EXCLUSIVE: ‘Disappointed’ Scottish solar industry demands business rates exemption in SNP-Govt’s Scottish Energy Strategy

EXCLUSIVE by Scottish Energy News

The Solar Trade Association Scotland has given a luke-warm welcome to the Scottish Energy Strategy – sneaked out by the Scot-Govt on the last day of parliamentary term before the festive holiday.

Instead, STA Scotland – among other key renewable energy stakeholders – have urged the Scottish Energy Minister to develop a dedicated and comprehensive plan for solar energy in Scotland to help realise their vision.

STA Scotland analysis shows that Scotland could deploy around 6GW of solar within the next 12 years, creating 10,000 jobs by 2030 and a colossal £1.5 billion toward the Scottish economy.

Chris Clark, Chairman, STA Scotland, said: “The strategy confirms the Scottish Government’s ambitions for renewables to supply half of energy needs from renewables by 2030.

“The strategy also highlights smarter local energy as a priority, but the solar industry – which is key to delivering this – has been left disappointed by the lack of timely and practical policy measures.

“Solar is key to achieving the three principles that make-up the Scottish vision – a whole system view, an inclusive energy transition, and a smarter local energy model – but the role of solar, which is the world’s largest clean energy market, is not given due recognition or sufficient practical policy support. 

“Whilst the Scot-Govt. recognises that solar has a role to play within the new <Scottish> Energy Strategy, it is disappointing that we are still lacking firm policy measures to boost the Scottish solar market. 

“We need to maximise the potential for solar across all markets, especially on all suitable roofs of newly constructed buildings. This is why we want to see a dedicated Solar Action Plan for Scotland. 

“The solar industry in Scotland is still in its infancy and the synergy solar provides with other technologies and smart systems, means this technology needs more prominence in the Scottish Government’s energy strategy. That is particularly the case if Scotland is to reach the target of 50% energy from renewables by 2030.”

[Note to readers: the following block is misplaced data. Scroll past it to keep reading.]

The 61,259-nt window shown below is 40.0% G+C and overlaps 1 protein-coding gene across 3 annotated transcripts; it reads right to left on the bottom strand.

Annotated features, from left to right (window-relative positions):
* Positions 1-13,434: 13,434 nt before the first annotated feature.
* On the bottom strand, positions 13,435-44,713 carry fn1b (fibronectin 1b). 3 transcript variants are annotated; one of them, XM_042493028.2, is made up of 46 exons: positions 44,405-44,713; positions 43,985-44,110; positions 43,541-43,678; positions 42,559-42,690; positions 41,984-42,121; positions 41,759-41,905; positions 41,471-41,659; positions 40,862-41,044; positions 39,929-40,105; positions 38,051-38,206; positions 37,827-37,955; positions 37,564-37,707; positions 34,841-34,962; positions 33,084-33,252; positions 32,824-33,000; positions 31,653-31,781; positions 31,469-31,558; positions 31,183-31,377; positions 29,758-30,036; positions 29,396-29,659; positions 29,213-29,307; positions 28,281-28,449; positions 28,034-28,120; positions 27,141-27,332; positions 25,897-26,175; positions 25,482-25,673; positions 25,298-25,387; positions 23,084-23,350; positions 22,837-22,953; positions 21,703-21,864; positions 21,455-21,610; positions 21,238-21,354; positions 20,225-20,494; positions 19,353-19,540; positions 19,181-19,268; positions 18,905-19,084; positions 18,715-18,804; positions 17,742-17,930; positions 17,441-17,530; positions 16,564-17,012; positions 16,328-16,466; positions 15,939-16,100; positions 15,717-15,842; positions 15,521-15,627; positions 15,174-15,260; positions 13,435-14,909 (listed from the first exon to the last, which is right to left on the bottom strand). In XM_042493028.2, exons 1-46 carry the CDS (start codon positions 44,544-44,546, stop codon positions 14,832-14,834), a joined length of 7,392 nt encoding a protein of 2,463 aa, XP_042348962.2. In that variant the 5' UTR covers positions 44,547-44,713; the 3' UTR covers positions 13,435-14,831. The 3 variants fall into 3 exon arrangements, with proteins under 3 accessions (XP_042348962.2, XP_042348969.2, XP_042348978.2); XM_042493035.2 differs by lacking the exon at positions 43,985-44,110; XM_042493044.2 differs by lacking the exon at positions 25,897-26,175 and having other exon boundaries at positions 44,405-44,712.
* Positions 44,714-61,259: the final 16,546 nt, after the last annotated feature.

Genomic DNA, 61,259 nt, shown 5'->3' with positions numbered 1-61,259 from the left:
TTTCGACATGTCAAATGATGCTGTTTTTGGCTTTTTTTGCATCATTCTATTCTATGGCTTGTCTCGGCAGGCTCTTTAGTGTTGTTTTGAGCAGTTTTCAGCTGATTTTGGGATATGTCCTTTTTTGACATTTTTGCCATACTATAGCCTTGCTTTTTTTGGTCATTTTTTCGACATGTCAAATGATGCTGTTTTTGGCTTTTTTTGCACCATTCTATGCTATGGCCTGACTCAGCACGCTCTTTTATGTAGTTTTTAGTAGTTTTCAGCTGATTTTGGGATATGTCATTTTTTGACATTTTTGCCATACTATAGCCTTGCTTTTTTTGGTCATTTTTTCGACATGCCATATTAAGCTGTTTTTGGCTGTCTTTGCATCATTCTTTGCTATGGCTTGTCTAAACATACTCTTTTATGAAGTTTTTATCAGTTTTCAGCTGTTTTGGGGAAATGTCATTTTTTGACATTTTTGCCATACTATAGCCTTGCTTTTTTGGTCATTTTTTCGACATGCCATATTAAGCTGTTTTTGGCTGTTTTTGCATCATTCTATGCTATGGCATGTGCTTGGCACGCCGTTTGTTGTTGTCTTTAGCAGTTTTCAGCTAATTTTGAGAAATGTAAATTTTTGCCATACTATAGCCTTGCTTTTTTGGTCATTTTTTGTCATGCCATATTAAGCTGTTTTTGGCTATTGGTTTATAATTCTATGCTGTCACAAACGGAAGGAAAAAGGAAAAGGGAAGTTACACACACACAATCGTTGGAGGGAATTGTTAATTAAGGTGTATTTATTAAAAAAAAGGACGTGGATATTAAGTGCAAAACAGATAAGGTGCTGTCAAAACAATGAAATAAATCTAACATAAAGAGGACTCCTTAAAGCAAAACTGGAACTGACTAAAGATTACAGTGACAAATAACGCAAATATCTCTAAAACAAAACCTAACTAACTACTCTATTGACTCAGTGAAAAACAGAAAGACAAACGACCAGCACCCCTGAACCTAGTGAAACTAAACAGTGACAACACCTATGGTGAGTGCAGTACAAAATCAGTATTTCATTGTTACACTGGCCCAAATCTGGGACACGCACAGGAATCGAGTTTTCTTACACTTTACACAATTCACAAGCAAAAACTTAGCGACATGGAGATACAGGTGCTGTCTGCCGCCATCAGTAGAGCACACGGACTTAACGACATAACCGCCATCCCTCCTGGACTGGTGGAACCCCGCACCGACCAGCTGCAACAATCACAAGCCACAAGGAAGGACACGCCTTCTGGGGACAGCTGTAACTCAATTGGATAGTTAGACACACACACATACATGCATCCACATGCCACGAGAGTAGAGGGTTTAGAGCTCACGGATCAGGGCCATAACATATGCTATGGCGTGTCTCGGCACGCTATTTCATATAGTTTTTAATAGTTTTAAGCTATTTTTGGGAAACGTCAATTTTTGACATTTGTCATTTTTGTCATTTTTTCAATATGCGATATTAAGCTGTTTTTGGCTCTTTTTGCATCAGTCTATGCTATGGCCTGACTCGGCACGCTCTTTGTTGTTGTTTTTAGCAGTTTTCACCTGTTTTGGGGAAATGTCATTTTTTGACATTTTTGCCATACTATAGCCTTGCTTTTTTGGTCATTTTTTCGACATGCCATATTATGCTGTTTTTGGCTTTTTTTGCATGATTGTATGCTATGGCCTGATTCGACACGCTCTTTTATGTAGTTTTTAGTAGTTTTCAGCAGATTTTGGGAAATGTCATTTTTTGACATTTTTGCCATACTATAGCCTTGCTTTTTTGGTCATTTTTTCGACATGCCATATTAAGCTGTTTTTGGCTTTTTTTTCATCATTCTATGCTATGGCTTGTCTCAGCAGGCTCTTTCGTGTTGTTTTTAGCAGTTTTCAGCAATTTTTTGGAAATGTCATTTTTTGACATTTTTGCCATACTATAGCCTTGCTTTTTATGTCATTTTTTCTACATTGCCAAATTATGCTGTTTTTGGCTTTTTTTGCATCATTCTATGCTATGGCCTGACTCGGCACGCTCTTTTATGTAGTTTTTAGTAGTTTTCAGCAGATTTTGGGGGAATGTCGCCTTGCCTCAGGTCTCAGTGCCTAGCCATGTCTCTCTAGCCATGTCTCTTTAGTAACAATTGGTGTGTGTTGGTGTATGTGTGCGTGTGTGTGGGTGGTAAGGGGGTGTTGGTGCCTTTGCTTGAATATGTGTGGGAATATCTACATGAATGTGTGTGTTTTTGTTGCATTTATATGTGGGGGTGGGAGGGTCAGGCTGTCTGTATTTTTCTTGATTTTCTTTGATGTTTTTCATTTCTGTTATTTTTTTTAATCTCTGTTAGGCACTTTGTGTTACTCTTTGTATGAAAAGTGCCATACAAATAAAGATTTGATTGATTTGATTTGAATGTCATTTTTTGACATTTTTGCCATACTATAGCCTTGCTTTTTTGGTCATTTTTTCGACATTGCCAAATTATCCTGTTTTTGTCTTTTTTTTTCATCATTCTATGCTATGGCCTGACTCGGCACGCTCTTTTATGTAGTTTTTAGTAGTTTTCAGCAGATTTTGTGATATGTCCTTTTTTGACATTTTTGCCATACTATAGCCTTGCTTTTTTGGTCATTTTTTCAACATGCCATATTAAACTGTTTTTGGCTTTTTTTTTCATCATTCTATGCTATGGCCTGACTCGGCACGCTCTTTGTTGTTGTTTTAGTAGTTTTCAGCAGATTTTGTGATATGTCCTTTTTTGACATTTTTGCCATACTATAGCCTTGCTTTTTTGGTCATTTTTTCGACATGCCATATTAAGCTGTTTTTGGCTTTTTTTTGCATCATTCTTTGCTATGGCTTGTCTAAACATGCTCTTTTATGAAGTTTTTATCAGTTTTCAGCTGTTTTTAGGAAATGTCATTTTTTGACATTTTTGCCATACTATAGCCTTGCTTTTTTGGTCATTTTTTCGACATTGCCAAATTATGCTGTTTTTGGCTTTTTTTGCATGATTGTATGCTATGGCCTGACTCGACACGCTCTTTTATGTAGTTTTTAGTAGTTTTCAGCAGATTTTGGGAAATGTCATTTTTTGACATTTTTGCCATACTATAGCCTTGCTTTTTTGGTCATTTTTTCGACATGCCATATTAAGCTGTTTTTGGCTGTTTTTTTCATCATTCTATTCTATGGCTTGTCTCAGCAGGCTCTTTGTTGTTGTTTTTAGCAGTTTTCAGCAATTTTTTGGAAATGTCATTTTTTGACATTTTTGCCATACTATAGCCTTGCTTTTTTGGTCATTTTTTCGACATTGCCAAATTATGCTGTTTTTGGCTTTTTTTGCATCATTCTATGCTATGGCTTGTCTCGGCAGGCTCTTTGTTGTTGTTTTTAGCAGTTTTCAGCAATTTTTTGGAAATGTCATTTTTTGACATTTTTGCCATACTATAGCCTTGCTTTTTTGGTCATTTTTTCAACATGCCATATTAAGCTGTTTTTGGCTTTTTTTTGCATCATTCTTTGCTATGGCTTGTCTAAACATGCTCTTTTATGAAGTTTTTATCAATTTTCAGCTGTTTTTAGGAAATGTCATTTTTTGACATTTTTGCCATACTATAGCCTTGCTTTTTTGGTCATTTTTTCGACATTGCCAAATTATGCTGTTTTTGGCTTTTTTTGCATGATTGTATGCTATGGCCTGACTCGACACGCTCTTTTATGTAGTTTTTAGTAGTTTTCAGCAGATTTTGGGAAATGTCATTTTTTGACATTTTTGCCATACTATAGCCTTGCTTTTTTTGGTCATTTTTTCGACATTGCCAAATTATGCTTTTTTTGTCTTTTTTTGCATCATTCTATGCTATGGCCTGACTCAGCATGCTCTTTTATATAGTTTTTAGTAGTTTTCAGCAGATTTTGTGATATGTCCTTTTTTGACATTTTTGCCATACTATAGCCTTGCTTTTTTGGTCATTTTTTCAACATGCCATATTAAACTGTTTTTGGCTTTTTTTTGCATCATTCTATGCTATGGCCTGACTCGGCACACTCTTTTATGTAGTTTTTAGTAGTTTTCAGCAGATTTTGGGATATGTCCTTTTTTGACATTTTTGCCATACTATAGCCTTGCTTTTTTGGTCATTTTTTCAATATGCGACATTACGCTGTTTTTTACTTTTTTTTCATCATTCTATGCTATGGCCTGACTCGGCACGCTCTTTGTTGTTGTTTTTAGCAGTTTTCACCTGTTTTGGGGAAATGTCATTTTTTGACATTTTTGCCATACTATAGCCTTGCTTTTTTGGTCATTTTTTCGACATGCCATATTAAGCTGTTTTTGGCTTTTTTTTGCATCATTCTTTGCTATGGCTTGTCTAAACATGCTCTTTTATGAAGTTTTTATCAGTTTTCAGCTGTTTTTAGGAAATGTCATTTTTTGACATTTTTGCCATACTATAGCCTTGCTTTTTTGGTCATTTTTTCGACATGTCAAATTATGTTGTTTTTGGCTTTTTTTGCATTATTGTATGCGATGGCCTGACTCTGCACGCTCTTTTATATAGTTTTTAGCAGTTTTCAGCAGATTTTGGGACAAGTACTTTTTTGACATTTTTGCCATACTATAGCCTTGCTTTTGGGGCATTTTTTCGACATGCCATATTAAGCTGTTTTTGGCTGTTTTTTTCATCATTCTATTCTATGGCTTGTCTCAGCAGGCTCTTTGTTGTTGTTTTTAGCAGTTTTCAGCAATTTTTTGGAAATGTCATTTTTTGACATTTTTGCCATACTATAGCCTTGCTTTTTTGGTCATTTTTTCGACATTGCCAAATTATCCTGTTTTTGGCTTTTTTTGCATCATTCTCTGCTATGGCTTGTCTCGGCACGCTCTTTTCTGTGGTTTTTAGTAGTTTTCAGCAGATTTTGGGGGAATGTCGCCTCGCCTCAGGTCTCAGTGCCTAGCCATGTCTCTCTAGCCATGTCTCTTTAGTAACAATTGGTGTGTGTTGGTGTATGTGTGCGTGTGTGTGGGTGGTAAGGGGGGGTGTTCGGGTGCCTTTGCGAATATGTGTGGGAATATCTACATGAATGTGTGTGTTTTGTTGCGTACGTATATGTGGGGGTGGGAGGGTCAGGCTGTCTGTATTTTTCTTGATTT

The Scottish renewables sector has not established as strong a working relationship with the current Scottish Energy Minister (Paul Wheelhouse, MSP) compared to his popular predecessor (Fergus Ewing, MSP).

Chris Clark
Chris Clark

Clark added: “It is within the Scot-Govt’s gift to boost solar and to empower communities all over Scotland with clean energy.

“Too many key policy decisions for solar are being kicked into the long grass when action is needed now.”

Scotland has the second lowest concentration of solar in the UK with deployment of less than 0.5GW, representing less than 4% of total installed UK solar capacity. The STA has already presented its  detailed policy asks to the Scottish Government – but will be pressing – again – for prompt supportive actions. These include:

Route-to-market for large-scale solar: The Scottish Energy Strategy published today commits to providing a route-to-market for onshore wind – but large-scale solar has similarly been cut out of national policy support and also requires a route to market.

Building regulations: the STA wants to see Building Standards raised in line with existing EU laws which require buildings to consume nearly zero energy by 2020, with all public buildings to be near zero energy by 2018 (using onsite renewables).

Permitted development for rooftop solar: After over two years of consultation, the Scottish Government has an opportunity to confirm permitted development to all rooftop solar PV installations under a current live consultation, so that rooftop schemes over 50kW do not need to apply for planning permission (as happens in the rest of the UK up to 1MW in size). Scotland currently has only around 1000 larger commercial rooftop installations.

Exempt solar from business rates in Scotland, like gas CHP:  A key reason for poor rooftop deployment is high business rates which has put the Scottish industry and its investors at a competitive disadvantage – such taxes are not applied across Europe.

Furthermore, onsite gas CHP, the only widespread alternative for onsite power generation, has long been excepted from business rates, representing a bias against clean energy. STA Scotland is urging Scottish Government to expedite progress to level the playing field after action was stymied with a further five year consultation on business rates. 

*See also: Scotland’s Renewable Future delivers draft new Scottish Energy Strategy


4 Jan 2018

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